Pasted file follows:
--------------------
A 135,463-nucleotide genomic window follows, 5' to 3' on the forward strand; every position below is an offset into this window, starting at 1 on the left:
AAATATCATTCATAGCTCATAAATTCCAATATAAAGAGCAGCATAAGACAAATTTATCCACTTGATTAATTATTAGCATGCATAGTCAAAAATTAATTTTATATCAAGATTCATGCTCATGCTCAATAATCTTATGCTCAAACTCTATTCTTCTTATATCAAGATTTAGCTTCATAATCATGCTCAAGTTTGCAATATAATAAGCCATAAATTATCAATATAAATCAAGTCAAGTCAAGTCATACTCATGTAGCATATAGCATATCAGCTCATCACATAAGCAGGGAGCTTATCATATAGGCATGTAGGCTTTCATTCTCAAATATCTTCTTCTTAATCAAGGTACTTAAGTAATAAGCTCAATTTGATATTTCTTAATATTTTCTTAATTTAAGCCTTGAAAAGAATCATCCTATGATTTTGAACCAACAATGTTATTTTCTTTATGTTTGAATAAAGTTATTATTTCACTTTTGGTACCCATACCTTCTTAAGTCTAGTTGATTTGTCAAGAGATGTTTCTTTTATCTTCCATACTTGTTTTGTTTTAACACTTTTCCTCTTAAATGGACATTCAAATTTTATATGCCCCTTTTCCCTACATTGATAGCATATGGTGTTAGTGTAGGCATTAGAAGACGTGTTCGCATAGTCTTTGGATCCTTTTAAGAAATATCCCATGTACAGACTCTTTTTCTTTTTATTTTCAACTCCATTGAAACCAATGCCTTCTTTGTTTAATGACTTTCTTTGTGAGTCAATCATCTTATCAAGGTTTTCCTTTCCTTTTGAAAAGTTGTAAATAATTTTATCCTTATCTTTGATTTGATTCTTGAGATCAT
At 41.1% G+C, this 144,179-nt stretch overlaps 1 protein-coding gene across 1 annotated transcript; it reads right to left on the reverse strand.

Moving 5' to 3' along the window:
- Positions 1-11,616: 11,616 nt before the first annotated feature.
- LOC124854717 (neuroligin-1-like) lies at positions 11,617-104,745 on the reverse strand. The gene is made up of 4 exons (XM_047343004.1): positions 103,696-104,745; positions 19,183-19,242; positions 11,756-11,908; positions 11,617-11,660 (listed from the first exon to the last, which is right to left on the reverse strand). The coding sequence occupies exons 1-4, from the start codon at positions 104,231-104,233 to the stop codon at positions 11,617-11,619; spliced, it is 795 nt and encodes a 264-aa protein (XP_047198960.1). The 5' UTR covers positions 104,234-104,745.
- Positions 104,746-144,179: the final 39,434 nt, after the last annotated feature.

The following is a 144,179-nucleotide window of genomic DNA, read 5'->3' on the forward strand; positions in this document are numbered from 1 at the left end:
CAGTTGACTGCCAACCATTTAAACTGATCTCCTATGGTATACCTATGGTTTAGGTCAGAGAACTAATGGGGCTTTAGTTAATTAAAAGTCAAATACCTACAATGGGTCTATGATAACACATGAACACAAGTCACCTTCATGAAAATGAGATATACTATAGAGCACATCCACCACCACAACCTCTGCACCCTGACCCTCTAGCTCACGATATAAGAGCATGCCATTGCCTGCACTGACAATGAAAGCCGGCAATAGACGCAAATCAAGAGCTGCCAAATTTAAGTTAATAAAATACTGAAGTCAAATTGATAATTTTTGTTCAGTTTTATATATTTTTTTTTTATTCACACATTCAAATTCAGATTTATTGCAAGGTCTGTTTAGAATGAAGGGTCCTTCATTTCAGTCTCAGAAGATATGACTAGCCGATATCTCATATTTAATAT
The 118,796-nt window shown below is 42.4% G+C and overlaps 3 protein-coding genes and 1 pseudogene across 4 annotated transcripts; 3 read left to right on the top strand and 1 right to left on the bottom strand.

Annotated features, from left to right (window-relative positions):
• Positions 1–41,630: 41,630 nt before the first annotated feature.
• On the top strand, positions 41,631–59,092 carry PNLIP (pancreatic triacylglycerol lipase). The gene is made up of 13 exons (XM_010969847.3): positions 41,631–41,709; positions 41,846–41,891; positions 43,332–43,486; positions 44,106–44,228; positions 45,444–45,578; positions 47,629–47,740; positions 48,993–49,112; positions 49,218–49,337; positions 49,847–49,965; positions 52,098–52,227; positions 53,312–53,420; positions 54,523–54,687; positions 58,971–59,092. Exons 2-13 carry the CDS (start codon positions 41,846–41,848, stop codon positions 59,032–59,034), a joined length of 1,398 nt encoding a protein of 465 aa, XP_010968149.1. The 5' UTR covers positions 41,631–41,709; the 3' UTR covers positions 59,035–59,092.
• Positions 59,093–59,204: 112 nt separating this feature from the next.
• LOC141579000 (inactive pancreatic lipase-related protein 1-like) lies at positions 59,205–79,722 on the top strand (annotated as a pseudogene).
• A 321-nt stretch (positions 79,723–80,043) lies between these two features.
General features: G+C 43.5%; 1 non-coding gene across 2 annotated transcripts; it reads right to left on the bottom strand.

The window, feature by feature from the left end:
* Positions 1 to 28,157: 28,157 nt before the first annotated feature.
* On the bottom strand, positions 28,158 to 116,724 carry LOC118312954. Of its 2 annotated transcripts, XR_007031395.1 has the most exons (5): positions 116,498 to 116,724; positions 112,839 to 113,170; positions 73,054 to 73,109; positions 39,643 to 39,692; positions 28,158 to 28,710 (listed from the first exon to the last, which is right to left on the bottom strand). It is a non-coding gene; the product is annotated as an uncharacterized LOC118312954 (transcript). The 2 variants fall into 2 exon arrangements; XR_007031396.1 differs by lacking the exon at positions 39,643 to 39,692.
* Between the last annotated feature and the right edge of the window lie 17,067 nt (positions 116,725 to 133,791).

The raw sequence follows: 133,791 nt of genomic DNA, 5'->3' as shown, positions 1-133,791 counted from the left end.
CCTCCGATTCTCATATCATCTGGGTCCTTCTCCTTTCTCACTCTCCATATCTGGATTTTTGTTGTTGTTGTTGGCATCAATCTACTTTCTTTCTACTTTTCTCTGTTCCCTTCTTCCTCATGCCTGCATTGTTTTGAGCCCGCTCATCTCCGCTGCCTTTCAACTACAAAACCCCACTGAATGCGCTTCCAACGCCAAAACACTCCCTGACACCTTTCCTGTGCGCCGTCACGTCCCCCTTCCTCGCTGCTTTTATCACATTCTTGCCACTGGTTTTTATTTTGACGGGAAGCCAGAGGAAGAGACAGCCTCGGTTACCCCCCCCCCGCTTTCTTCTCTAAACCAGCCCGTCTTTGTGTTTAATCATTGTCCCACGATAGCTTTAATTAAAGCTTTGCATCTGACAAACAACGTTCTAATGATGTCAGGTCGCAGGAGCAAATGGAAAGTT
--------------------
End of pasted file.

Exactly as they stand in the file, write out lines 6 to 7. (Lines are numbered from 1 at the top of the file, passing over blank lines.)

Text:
- LOC124854717 (neuroligin-1-like) lies at positions 11,617-104,745 on the reverse strand. The gene is made up of 4 exons (XM_047343004.1): positions 103,696-104,745; positions 19,183-19,242; positions 11,756-11,908; positions 11,617-11,660 (listed from the first exon to the last, which is right to left on the reverse strand). The coding sequence occupies exons 1-4, from the start codon at positions 104,231-104,233 to the stop codon at positions 11,617-11,619; spliced, it is 795 nt and encodes a 264-aa protein (XP_047198960.1). The 5' UTR covers positions 104,234-104,745.
- Positions 104,746-144,179: the final 39,434 nt, after the last annotated feature.